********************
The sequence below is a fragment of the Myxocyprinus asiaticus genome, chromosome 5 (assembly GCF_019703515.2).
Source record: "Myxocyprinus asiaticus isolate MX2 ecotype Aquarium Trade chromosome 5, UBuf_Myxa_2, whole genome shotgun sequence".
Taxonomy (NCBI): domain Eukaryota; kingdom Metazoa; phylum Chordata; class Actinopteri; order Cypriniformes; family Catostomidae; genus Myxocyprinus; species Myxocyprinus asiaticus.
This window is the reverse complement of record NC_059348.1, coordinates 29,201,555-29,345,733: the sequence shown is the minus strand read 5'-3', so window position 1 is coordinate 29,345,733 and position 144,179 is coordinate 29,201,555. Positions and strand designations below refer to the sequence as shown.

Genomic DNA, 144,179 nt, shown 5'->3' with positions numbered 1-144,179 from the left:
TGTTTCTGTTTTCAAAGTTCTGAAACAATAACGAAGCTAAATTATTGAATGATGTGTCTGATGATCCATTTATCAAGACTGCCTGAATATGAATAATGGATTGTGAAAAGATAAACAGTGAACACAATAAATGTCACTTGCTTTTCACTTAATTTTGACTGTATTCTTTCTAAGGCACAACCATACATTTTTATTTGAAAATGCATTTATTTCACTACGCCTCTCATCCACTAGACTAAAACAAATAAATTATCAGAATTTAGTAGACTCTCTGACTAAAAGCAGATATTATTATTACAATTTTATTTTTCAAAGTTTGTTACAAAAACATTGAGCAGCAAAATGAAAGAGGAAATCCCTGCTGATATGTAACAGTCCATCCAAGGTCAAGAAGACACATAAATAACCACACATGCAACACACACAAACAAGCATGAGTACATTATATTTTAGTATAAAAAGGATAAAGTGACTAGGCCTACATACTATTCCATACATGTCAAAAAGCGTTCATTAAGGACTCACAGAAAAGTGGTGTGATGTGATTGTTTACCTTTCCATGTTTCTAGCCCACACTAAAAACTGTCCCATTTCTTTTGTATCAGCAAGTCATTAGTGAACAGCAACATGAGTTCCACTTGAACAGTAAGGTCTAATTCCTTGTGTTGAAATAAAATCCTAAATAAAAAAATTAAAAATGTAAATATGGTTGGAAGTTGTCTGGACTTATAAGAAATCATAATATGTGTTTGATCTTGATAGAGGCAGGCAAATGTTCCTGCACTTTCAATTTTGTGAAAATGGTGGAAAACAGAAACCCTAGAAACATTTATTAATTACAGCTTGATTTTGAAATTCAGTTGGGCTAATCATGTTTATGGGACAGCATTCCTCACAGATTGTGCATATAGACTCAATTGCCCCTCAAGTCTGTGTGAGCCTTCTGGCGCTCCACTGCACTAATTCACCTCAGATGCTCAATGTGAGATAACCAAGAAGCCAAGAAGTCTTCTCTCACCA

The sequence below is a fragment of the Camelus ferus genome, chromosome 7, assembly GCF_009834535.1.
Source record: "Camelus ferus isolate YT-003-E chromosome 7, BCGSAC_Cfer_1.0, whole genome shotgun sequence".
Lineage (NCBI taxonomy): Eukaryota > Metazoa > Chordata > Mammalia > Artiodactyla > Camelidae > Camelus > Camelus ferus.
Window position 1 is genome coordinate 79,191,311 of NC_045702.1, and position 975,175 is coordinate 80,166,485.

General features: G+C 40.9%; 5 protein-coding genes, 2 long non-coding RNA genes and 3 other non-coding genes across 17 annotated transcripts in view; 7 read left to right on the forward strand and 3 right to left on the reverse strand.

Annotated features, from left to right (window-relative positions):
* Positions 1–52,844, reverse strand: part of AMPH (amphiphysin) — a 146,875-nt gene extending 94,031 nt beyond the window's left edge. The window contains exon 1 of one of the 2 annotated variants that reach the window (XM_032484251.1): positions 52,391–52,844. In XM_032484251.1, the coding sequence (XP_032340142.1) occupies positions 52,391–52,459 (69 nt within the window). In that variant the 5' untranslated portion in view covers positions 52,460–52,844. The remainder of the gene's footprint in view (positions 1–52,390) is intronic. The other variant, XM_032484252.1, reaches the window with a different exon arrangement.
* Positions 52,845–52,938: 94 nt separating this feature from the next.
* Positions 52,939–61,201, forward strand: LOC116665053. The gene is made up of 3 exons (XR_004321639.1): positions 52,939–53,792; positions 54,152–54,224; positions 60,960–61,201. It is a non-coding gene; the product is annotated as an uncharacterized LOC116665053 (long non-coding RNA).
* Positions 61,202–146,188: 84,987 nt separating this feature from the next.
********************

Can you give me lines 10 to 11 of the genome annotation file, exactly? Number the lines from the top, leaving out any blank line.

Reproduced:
Window position 1 is genome coordinate 79,191,311 of NC_045702.1, and position 975,175 is coordinate 80,166,485.

General features: G+C 40.9%; 5 protein-coding genes, 2 long non-coding RNA genes and 3 other non-coding genes across 17 annotated transcripts in view; 7 read left to right on the forward strand and 3 right to left on the reverse strand.